THE council was told it had broken the law and then voted to keep it secret so it did not risk being sued by those affected, The Argus can reveal.

Disabled children in Brighton and Hove were left with unsafe, or no transport to school after council officials changed contractors in 2019.

A review into the fiasco by an independent barrister was commissioned by the city council, with a promise that the findings would be made public.

However, when it was due to be presented in March this year, councillors voted to kick out the press and public before deciding its contents would remain a secret.

The Argus can now reveal the barrister's report concluded that the council had illegally handed out contracts, broke its own rules in the process, and risked being sued by companies who missed out on the £500,000 contract.

The Argus: Downs Park amid the fiasco in 2019Downs Park amid the fiasco in 2019

The council was fearful of facing legal action should said companies find out they have grounds to sue. Councillors decided to renege on the previous promise of publishing the document.

The fiasco started when the city council attempted to cut costs in the transport of vulnerable SEND children in 2019.

When problems arose, some blamed the new transport providers – mainly local taxi firms – although it turned out that cabbies and operators had gone above and beyond their contracts to get around problems created by the council.

It then emerged the problems came after senior officials awarded contracts using a “dynamic purchasing system”.

The controversial system had previously been criticised as being better suited to ordering stationery than transporting vulnerable children.

A cost-cutting consultancy company called Edge Public Solutions promised savings, but actually sent the budget hundreds of thousands of pounds into the red.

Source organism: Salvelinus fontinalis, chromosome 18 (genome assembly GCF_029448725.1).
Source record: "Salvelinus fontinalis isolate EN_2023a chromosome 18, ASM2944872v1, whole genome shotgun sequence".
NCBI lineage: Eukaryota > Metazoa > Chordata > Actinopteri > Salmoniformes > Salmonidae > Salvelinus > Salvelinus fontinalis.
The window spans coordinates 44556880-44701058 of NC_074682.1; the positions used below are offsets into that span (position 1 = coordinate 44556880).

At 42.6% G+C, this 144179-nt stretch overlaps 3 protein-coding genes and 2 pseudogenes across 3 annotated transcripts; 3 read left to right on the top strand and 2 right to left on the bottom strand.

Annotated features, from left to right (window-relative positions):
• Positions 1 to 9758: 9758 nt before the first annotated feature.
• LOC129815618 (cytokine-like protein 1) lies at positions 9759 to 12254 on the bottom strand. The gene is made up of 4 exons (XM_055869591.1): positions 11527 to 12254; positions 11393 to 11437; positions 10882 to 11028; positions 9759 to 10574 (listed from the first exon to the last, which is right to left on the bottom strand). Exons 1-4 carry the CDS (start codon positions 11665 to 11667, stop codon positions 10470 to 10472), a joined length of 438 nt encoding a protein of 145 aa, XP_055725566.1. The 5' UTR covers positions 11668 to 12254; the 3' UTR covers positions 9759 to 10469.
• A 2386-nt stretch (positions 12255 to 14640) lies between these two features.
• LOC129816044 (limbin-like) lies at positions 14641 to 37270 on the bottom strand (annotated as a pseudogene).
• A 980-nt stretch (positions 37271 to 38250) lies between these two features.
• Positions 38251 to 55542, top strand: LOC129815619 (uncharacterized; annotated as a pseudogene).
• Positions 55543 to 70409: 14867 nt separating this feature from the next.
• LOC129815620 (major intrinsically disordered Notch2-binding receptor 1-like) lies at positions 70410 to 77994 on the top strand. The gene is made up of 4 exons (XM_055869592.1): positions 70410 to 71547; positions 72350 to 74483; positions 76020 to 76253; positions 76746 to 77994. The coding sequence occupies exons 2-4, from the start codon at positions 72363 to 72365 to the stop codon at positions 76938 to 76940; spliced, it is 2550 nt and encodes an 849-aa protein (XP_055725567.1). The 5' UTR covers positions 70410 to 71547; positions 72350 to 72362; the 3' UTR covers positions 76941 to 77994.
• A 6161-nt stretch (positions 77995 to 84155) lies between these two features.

Council chief executive Geoff Raw asked an independent barrister to carry out an investigation following what parents described as an “epic failure”.

The council promised that the barrister’s findings would be “publicly published”.

The Argus can reveal that in the barrister's findings, the council was told it had failed to comply with the Public Contracts Regulations 2015 (PCR) when awarding contracts to Edge Solutions.

The council was also told it had failed to comply with its own Contract Standing Orders when awarding those contracts.

Council officers warned that if the report was published it would draw attention to possible breaches of rules, which could lead to legal action against the council.

The councillors decided to accept the recommendation by council officers, which was to only publish the part of the meeting held before the press and public were kicked out.

A spokesman for Brighton and Hove City Council said: “The Independent Barrister’s Review into home to school transport was discussed in confidential session and the council is therefore unable to comment on it.

“A report setting out a number of recommendations in response to the Review was discussed in open session, and the report and the draft minutes are available for public inspection on our website.”